Footy Multiplier Review

Footy Multiplier is a brand new sports betting tipster service from Luke Brinkley that claims to be able to turn huge profits starting out with a very small stake.

What does the product offer?

When I first received the email shot for Footy Multiplier and started to look at the product, I won’t lie, I was a little confused by what was on offer. There are a number of different reasons for this which I will look at over the course of this article but the sales material put out by Luke Brinkley definitely takes a few goes over in order to understand how everything works.

Logistically, I was a little thrown off by the fact that Footy Multiplier is only a weekend based service. I have seen this before, however given what is being charged I was expecting more. There are actually 3 different “rounds” each weekend to Footy Multiplier, each of which comes with its own set of tips.

Round 1 starts out with a straight forward 3 bets. These may be in a number of different markets (as are many that Footy Multiplier puts out) with the example on the website showing bets for the match result, both teams to score and over/under markets. These are all also at wildly varying odds. Round 2 is designed to increase your initial betting balance for the weekend for your final bet in Round 3. This is the bet that Luke Brinkley says is “for the kill” with a lot of investment towards getting your final big bet.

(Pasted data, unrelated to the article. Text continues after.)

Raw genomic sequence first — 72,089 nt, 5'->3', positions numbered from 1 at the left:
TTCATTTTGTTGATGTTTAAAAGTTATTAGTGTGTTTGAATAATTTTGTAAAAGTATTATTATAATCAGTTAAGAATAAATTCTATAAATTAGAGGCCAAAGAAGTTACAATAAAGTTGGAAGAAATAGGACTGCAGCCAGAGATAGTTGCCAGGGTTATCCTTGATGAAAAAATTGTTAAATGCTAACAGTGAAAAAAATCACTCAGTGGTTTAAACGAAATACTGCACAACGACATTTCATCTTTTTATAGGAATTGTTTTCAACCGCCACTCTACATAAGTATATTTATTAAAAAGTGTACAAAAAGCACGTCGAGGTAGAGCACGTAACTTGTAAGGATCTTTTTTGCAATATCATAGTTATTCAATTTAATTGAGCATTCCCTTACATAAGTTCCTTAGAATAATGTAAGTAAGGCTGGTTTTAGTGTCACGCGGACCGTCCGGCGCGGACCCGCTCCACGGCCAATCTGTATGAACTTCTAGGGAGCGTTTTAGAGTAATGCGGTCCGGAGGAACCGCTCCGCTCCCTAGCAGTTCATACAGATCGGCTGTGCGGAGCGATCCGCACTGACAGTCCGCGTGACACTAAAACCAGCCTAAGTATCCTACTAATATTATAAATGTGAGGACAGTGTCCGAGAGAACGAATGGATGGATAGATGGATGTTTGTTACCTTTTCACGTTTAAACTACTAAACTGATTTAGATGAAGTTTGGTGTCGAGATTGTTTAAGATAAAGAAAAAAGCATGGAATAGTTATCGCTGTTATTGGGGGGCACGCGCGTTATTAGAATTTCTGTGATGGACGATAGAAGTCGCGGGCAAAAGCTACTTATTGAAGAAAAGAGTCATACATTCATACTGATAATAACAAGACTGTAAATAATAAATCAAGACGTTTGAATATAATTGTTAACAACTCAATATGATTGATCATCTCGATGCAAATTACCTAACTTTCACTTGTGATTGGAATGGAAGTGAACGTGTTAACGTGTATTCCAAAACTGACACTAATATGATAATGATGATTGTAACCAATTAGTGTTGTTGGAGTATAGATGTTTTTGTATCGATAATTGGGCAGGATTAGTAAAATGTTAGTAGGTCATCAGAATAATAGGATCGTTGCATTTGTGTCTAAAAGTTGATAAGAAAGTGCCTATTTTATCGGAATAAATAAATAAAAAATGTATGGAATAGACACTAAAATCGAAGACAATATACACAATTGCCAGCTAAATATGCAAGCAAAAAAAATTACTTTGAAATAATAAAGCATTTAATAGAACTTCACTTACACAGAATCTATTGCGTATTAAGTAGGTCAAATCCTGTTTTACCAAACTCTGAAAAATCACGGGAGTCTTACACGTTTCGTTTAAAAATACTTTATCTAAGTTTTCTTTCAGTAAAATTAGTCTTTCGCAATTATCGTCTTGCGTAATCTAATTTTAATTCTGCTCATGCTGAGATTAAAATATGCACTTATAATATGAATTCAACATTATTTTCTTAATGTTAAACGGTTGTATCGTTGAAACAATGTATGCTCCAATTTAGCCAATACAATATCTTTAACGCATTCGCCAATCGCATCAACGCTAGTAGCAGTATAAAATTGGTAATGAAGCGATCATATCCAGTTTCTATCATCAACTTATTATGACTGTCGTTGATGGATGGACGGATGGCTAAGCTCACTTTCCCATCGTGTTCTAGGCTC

Numbers wise, there is no formal staking plan laid out for Footy Multiplier, however Luke Brinkley does issue his advice with selections. It is worth noting however (possibly rather worryingly in my opinion) that he then goes on to say that you should play his bets as you see fit. There is unfortunately no strike rate available and with no real proofing or published results, this is a difficult thing to calculate.

As well as your paid Footy Multiplier weekend pass, Luke Brinkley also issues his “Free 3pm Acca”. This follows its own rules and is based around staking 0.5 points on a single accumulator for games kicking off at 3pm on a Saturday.

How does the product work?